One Moment Undermines an Entire Storyline in Action Comics 991

by Spencer Irwin

This article contains SPOILERS. If you haven’t read the issue yet, proceed at your own risk!

While I’ll probably always question the decision to bring Jor-El back, I actually admire the way the past few issues of Action Comics have used the character. Jor-El has a small, but famous, history — being betrayed by his fellow Kryptonians and sending his son to Earth in a rocket — and Dan Jurgens and Viktor Bogdanovic wisely lean into those traits with all their might, making Jor-El a man blinded by the betrayals and cruelty he’s faced, and who just wants to continue protecting his son from the predicted end of yet another world. It works so well, it makes it all the more tragic that Action Comics 991 undermines the whole thing. Continue reading


An Exasperated Superman Doesn’t Make Smart Choices in Action Comics 990

by Mark Mitchell

This article contains SPOILERS. If you haven’t read the issue yet, proceed at your own risk!

It’s rare to see Superman exasperated. Usually he’s flying around, helping people; sometimes he feels weighed down by the enormity of humanity’s ability to do evil, but at the end of the day he’s the ultimate optimist. It’s not often we see Superman at the end of his rope, but that’s exactly where he is in Dan Jurgens and Viktor Bogdanovic’s Action Comics 990Continue reading

Jor-El and Superman Can’t Back Down From Their Convictions in Action Comics 989

by Spencer Irwin


This article contains SPOILERS. If you haven’t read the issue yet, proceed at your own risk!

For simplicity’s sake, comics tend to paint large groups or alien races with a broad cultural brush (“On Tamaran we all follow our hearts and live by our emotions!”), but in reality, entire races or civilizations can’t be that simply summed up. In all honesty, Superman claiming that humanity are better than their base instincts is just as ridiculous as Jor-El saying that humanity are no better than their base instincts — both are trying to sum up six billion people with one easy label that will never be applicable to them all. Both have made a choice to see humanity in a way that reaffirms their worldview.  Continue reading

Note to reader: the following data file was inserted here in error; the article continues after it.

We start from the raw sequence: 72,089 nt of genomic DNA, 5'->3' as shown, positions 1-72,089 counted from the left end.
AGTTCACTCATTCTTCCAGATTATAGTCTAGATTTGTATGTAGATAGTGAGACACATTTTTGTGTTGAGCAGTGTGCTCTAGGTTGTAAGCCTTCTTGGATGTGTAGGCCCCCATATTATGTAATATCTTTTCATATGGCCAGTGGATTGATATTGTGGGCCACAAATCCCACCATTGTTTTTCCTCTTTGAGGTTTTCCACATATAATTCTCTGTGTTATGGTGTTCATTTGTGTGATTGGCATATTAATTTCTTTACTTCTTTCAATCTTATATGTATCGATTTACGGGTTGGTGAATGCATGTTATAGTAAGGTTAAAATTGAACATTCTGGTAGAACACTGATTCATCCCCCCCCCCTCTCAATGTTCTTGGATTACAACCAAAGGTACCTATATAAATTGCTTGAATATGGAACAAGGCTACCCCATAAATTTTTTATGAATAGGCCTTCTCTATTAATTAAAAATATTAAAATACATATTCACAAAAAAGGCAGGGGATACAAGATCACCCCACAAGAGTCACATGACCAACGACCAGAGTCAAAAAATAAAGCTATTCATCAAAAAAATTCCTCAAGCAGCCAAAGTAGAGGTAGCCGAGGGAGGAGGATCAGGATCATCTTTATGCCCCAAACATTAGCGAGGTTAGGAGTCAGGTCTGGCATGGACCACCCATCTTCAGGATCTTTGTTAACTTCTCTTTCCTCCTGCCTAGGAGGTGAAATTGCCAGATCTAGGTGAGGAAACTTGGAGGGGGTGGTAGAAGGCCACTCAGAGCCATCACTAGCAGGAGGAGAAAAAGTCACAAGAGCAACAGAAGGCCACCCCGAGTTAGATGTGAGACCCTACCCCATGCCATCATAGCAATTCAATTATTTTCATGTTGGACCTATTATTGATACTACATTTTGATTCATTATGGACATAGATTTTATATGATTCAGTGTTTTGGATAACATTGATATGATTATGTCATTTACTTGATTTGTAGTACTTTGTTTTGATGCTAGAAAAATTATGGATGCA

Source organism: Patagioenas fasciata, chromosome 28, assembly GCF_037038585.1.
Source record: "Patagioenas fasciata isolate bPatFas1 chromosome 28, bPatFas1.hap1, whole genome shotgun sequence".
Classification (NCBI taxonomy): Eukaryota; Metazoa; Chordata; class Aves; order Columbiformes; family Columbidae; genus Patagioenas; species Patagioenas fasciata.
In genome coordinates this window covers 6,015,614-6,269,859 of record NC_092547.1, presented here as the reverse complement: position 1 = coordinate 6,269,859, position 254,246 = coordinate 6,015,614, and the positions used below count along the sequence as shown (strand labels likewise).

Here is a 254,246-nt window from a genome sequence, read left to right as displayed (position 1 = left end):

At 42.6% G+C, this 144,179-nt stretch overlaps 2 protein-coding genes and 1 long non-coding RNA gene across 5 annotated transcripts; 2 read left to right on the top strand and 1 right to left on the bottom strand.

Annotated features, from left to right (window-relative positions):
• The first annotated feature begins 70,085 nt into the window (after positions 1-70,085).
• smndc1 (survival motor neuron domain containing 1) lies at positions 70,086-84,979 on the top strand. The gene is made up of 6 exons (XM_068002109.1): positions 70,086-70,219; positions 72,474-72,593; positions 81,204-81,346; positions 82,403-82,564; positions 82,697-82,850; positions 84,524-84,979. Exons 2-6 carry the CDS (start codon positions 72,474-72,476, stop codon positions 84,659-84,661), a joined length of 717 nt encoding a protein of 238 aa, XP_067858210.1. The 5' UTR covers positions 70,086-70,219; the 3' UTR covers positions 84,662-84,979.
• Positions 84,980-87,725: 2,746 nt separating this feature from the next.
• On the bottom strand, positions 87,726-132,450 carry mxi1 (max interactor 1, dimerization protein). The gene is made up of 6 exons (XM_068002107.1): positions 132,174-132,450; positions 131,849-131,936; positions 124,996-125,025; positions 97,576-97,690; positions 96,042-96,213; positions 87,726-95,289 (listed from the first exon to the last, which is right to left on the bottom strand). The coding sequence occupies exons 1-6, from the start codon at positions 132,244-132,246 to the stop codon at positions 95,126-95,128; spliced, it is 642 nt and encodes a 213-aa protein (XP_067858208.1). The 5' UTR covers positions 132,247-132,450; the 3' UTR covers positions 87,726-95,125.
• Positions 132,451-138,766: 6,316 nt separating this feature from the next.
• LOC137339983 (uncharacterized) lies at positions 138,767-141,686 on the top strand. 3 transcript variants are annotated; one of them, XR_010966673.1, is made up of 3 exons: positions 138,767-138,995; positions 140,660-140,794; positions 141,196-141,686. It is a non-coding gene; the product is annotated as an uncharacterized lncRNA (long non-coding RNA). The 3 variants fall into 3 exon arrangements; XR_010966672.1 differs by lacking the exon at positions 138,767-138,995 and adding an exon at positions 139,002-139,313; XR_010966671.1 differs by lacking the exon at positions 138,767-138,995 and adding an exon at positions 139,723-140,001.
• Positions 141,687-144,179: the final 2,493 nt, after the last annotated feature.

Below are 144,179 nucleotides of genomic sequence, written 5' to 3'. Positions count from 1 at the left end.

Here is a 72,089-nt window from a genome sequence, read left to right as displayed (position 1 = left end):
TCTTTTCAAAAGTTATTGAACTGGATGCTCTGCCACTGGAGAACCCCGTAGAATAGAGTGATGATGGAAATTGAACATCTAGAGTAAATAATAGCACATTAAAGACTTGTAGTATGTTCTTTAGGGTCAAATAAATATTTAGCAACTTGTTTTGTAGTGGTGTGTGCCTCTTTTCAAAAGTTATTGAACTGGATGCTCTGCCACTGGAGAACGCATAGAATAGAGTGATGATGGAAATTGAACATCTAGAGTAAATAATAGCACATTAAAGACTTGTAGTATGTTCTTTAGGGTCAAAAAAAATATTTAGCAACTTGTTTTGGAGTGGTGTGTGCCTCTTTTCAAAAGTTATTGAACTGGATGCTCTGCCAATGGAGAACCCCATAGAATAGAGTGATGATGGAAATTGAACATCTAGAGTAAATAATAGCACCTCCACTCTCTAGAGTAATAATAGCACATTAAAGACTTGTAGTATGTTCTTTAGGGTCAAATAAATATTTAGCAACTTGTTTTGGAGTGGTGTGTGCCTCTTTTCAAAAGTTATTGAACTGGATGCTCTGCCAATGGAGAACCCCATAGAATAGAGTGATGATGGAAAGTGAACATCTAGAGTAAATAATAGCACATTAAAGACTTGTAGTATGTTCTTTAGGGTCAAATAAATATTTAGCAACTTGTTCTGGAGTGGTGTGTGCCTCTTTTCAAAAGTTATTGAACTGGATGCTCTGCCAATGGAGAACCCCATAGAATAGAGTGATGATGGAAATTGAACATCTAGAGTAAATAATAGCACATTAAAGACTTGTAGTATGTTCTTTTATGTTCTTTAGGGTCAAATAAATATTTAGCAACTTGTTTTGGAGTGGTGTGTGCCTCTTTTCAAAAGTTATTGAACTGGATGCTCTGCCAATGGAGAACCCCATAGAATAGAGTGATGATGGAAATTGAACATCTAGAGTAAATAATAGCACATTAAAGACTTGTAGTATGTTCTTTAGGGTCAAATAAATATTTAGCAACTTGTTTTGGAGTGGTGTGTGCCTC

Jor-El Loses Hope in Action Comics 988

by Spencer Irwin

This article contains SPOILERS. If you haven’t read the issue yet, proceed at your own risk!

While Superman’s mission is most often described as “truth, justice, and the American Way,” personally I think the quality that best describes him and his methods is “hope.” Superman has hope that people can be better, and that’s the one thing he can never give up on. It’s also clearly going to be a major point of contention between him and his father, Jor-El a.k.a. the newly revealed Mr. Oz, as this arc of Action Comics moves forward. Continue reading

Action Comics 987: Discussion

by Mark Mitchell and Michael DeLaney  

Action Comics 987

This article contains SPOILERS. If you haven’t read the issue yet, proceed at your own risk!


Mark: Modern comic books are built on tropes. After nearly a century of storytelling in the medium, the particulars of what makes a Superman story different from a Batman story are so deeply engrained that creators have a binary choice when sitting down to craft a tale: embrace the tropes or react against them. And while longtime comic book readers tend to seek out and reward stories that are willing to subvert and contort their expectations, either choice can be successful if executed well. Continue reading

Justice League 24

Today, Taylor and Spencer are discussing Justice League 24, a Forever Evil tie-in, originally released October 23rd, 2013.